Oklahoma Wheat Crop Looking Good, Marketing Efforts Continue Apace, Schulte SaysThu, 13 Feb 2014 12:33:18 CST
For the first time in a couple of years, Oklahoma is experiencing a real winter with frigid temperatures and winter precipitation. The wheat crop is dormant across much of the state, and Mike Schulte of the Oklahoma Wheat Commission tells Radio Oklahoma Network’s Ron Hays that gives producers a chance to assess the crop and their management of it so far. (You can listen to their full conversation by clicking on the LISTEN BAR at the bottom of this story. Schulte will also appear on this Saturday’s “In the Field” segment on News 9 about 6:40 a.m.)
“Producers this time of year generally have their nitrogen applications on for top dress and, if you go to southwestern Oklahoma and the Panhandle regions of the state, you hear a lot of producers haven’t put those applications on yet just because of the last ten days. There have been colder temperatures. They were going to wait and see if they had moisture coming in. And, in the northwestern part of the state, there have been instances where they’ve been covered in snow for the last week. That has slowed them down and hindered them on that process.
“I think, overall, if you look at state conditions, in the southwest and Panhandle regions of the state, no doubt we still need moisture in a lot of those areas, but if we do get rain and they do put the top dress down, we would have good prospects for a wheat crop right now.”
Schulte says that conditions in central and north central Oklahoma look a lot better than they have in some time. He said the number of cattle on wheat pasture is larger than he has seen for some time and some producers are haying their herds heavily in order to maximize their potential for a good wheat crop.
Significantly warmer temperatures are in the forecast and Schulte says producers with cattle on wheat pasture need to be on the lookout for first hollow stem. He said a new tool at Mesonet.org will help producers more accurately predict that stage in their portion of the state.
“Any time you leave cattle out there after first hollow stem you’re just dramatically decreasing that opportunity for bushels in the field,” Schulte says. “A lot of times, maybe, producers will leave them out there a little longer than they should and if we do get the right type of moisture and allow for growth, over a two week period afterwords, sometimes you cannot hurt the field or crop so much. But it’s just a good rule of thumb that if you start seeing that in your field, you need to pull the cattle off.”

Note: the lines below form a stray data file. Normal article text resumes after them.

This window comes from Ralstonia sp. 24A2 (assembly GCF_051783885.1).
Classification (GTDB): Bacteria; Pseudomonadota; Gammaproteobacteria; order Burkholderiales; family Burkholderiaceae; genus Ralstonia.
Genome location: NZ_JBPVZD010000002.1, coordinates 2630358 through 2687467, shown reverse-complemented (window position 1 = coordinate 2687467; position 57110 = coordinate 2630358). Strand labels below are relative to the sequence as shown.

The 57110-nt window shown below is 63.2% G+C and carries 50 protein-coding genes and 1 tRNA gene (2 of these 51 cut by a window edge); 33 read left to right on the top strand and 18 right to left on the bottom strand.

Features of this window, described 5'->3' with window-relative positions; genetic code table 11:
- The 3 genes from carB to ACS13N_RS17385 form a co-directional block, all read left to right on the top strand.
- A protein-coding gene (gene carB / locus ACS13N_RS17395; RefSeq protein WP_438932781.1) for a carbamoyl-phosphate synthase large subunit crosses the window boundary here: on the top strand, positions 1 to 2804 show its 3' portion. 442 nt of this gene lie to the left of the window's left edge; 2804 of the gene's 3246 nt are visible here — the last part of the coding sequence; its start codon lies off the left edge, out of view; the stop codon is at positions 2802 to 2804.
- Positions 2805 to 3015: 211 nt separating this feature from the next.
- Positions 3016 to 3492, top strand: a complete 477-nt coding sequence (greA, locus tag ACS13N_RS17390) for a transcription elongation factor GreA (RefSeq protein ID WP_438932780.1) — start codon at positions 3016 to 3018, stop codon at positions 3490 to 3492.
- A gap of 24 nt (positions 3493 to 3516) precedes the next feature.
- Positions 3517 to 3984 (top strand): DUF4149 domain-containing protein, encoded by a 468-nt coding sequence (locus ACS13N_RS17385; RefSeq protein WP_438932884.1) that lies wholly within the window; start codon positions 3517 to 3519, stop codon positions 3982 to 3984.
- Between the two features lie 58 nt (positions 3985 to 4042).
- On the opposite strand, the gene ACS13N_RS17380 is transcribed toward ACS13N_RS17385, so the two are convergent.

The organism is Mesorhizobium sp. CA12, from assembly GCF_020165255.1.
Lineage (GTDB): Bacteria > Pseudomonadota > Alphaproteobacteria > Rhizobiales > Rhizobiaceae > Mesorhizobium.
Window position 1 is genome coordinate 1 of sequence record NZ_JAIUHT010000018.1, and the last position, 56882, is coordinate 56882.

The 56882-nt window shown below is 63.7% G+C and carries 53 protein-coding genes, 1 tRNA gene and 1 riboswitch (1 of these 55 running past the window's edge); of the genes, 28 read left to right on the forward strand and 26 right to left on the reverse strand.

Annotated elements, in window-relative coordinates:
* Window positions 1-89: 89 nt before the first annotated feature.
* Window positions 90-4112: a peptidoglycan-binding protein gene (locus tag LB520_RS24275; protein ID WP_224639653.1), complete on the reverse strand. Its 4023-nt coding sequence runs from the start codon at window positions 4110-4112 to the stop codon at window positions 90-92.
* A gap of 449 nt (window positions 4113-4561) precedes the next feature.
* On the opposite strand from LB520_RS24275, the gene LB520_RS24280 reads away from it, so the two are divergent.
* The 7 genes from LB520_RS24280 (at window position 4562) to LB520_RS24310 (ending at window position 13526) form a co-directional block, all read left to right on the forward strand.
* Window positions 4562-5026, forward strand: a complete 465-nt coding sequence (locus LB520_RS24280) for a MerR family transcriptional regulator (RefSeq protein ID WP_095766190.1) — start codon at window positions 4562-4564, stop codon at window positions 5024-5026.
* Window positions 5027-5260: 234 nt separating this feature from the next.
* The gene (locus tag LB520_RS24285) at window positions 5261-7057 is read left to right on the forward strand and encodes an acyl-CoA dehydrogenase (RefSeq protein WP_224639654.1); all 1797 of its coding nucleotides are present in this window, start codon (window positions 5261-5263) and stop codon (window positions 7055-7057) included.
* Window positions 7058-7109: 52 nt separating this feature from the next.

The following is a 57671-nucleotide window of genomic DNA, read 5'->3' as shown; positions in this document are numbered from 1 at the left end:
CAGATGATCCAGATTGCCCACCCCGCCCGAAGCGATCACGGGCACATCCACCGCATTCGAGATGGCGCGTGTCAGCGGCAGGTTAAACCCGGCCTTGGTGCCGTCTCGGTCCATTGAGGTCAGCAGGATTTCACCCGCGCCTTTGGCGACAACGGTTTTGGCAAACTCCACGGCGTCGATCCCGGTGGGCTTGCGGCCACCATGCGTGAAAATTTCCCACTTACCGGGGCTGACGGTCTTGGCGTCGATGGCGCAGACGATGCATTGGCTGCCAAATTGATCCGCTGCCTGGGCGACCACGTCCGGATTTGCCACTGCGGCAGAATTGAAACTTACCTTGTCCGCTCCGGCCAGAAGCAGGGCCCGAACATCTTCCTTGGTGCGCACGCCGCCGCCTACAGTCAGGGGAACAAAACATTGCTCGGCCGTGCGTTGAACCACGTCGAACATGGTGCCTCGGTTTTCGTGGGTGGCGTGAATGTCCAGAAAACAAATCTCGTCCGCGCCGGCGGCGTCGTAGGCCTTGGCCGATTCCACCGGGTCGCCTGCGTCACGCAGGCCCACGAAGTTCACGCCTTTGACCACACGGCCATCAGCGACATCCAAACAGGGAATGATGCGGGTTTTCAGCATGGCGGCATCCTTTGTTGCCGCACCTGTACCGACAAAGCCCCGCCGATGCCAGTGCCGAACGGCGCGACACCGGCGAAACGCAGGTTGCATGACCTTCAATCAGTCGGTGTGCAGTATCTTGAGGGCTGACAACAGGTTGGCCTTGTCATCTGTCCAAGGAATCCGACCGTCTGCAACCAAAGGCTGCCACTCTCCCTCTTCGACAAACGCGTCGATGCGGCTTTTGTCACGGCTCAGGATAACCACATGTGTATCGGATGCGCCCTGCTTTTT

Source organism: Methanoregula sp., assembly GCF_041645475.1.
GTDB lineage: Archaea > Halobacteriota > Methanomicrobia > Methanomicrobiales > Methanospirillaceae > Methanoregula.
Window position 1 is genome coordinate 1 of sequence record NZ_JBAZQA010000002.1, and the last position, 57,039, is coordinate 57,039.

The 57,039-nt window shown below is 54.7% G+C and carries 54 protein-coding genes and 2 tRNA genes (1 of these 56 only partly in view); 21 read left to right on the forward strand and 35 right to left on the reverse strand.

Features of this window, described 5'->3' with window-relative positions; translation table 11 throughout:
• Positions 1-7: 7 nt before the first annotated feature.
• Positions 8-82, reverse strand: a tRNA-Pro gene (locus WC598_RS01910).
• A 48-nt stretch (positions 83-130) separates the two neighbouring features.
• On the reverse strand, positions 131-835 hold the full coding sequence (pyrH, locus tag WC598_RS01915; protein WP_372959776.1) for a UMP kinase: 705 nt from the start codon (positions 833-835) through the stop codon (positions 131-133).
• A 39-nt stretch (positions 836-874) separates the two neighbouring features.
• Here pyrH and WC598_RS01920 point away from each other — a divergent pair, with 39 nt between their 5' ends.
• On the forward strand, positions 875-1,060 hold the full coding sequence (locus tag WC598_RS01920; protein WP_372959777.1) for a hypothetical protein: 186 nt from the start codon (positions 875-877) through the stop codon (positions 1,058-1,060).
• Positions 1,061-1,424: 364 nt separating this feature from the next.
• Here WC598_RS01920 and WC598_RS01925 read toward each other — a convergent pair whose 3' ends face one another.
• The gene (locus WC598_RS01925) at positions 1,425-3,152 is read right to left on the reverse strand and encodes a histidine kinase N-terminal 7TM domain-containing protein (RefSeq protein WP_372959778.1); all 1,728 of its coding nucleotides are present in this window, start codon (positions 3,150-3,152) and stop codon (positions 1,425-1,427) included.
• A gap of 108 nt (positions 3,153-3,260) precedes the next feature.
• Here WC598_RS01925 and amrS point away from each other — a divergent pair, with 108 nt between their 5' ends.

The marketing of the 2013 crop has gone very well, Schulte says. The quality was very high and was exactly what was needed for markets in Mexico and South America.
“We had the right protein levels that we wanted. In fact, they were higher than normal protein levels in a lot of instances and a lot of our bakers were excited about the low volume potentials and were going to allow for them. We did have some milling issues just because kernel size was little bit smaller, but, overall, it has been a great marketing opportunity for this crop year.”
Schulte says marketing prospects for 2014 are excellent, especially since the farm bill is now in place. He said increased market opportunities exist in Mexico and South America and that will help offset increased competition from Russia and Ukraine in the Middle Eastern markets. He said they are trying to put together trade delegations with millers from Mexico and Ecuador to help show them how blends of hard red winter wheat and Canadian soft wheat can lower their costs and reduce their needs for costly additives.
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